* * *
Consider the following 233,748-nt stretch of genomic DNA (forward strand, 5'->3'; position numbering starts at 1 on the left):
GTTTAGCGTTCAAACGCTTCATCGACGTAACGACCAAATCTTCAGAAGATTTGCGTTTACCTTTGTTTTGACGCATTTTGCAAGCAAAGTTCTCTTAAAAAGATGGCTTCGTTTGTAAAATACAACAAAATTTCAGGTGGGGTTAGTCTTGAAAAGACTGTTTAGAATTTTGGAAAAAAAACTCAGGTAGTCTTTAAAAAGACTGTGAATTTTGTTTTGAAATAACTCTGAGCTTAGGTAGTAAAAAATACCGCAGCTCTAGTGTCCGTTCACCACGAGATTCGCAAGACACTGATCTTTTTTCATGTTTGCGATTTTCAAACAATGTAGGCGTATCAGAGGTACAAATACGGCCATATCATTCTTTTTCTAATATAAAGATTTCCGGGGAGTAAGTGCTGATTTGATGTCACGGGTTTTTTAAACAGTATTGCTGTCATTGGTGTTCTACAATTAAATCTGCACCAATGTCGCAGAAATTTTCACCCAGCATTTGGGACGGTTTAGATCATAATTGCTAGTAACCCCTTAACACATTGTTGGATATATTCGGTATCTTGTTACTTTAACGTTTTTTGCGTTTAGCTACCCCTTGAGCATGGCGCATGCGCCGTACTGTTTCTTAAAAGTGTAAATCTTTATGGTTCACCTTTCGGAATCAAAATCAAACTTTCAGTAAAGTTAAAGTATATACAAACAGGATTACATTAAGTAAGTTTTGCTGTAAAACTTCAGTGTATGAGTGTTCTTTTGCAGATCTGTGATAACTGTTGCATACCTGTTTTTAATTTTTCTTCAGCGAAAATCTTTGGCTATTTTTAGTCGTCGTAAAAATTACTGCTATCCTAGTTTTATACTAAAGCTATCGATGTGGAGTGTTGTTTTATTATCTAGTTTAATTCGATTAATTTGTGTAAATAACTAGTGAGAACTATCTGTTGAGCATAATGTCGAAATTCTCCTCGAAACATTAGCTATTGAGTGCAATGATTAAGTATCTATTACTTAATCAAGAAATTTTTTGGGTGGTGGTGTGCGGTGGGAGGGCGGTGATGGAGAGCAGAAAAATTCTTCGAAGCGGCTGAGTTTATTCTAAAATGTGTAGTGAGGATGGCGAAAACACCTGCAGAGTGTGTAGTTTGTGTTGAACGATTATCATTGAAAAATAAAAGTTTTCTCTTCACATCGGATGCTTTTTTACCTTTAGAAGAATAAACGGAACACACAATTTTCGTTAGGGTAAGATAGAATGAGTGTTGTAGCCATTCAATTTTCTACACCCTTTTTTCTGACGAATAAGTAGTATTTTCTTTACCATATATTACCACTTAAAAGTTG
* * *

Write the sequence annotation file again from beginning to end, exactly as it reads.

Consider the following 233,748-nt stretch of genomic DNA (forward strand, 5'->3'; position numbering starts at 1 on the left):
GTTTAGCGTTCAAACGCTTCATCGACGTAACGACCAAATCTTCAGAAGATTTGCGTTTACCTTTGTTTTGACGCATTTTGCAAGCAAAGTTCTCTTAAAAAGATGGCTTCGTTTGTAAAATACAACAAAATTTCAGGTGGGGTTAGTCTTGAAAAGACTGTTTAGAATTTTGGAAAAAAAACTCAGGTAGTCTTTAAAAAGACTGTGAATTTTGTTTTGAAATAACTCTGAGCTTAGGTAGTAAAAAATACCGCAGCTCTAGTGTCCGTTCACCACGAGATTCGCAAGACACTGATCTTTTTTCATGTTTGCGATTTTCAAACAATGTAGGCGTATCAGAGGTACAAATACGGCCATATCATTCTTTTTCTAATATAAAGATTTCCGGGGAGTAAGTGCTGATTTGATGTCACGGGTTTTTTAAACAGTATTGCTGTCATTGGTGTTCTACAATTAAATCTGCACCAATGTCGCAGAAATTTTCACCCAGCATTTGGGACGGTTTAGATCATAATTGCTAGTAACCCCTTAACACATTGTTGGATATATTCGGTATCTTGTTACTTTAACGTTTTTTGCGTTTAGCTACCCCTTGAGCATGGCGCATGCGCCGTACTGTTTCTTAAAAGTGTAAATCTTTATGGTTCACCTTTCGGAATCAAAATCAAACTTTCAGTAAAGTTAAAGTATATACAAACAGGATTACATTAAGTAAGTTTTGCTGTAAAACTTCAGTGTATGAGTGTTCTTTTGCAGATCTGTGATAACTGTTGCATACCTGTTTTTAATTTTTCTTCAGCGAAAATCTTTGGCTATTTTTAGTCGTCGTAAAAATTACTGCTATCCTAGTTTTATACTAAAGCTATCGATGTGGAGTGTTGTTTTATTATCTAGTTTAATTCGATTAATTTGTGTAAATAACTAGTGAGAACTATCTGTTGAGCATAATGTCGAAATTCTCCTCGAAACATTAGCTATTGAGTGCAATGATTAAGTATCTATTACTTAATCAAGAAATTTTTTGGGTGGTGGTGTGCGGTGGGAGGGCGGTGATGGAGAGCAGAAAAATTCTTCGAAGCGGCTGAGTTTATTCTAAAATGTGTAGTGAGGATGGCGAAAACACCTGCAGAGTGTGTAGTTTGTGTTGAACGATTATCATTGAAAAATAAAAGTTTTCTCTTCACATCGGATGCTTTTTTACCTTTAGAAGAATAAACGGAACACACAATTTTCGTTAGGGTAAGATAGAATGAGTGTTGTAGCCATTCAATTTTCTACACCCTTTTTTCTGACGAATAAGTAGTATTTTCTTTACCATATATTACCACTTAAAAGTTG